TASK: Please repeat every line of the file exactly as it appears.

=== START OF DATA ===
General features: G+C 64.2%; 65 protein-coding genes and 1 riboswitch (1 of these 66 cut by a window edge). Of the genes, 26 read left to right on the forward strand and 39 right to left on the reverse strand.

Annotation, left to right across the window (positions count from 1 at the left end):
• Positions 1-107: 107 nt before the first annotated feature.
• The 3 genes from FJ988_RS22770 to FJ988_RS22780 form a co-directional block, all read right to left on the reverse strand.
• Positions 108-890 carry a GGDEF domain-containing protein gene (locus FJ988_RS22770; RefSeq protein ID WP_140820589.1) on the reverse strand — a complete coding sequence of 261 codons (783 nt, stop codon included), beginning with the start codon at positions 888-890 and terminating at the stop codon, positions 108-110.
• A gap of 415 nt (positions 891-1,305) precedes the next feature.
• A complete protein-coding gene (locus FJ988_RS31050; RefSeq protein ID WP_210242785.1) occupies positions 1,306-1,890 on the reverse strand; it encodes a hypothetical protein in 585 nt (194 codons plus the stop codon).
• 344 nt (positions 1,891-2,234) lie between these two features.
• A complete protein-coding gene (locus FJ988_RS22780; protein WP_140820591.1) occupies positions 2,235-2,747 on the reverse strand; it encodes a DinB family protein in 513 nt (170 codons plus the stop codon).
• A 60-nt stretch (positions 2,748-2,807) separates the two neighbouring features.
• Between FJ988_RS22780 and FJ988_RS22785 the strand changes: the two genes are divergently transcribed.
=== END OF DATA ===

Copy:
General features: G+C 64.2%; 65 protein-coding genes and 1 riboswitch (1 of these 66 cut by a window edge). Of the genes, 26 read left to right on the forward strand and 39 right to left on the reverse strand.

Annotation, left to right across the window (positions count from 1 at the left end):
• Positions 1-107: 107 nt before the first annotated feature.
• The 3 genes from FJ988_RS22770 to FJ988_RS22780 form a co-directional block, all read right to left on the reverse strand.
• Positions 108-890 carry a GGDEF domain-containing protein gene (locus FJ988_RS22770; RefSeq protein ID WP_140820589.1) on the reverse strand — a complete coding sequence of 261 codons (783 nt, stop codon included), beginning with the start codon at positions 888-890 and terminating at the stop codon, positions 108-110.
• A gap of 415 nt (positions 891-1,305) precedes the next feature.
• A complete protein-coding gene (locus FJ988_RS31050; RefSeq protein ID WP_210242785.1) occupies positions 1,306-1,890 on the reverse strand; it encodes a hypothetical protein in 585 nt (194 codons plus the stop codon).
• 344 nt (positions 1,891-2,234) lie between these two features.
• A complete protein-coding gene (locus FJ988_RS22780; protein WP_140820591.1) occupies positions 2,235-2,747 on the reverse strand; it encodes a DinB family protein in 513 nt (170 codons plus the stop codon).
• A 60-nt stretch (positions 2,748-2,807) separates the two neighbouring features.
• Between FJ988_RS22780 and FJ988_RS22785 the strand changes: the two genes are divergently transcribed.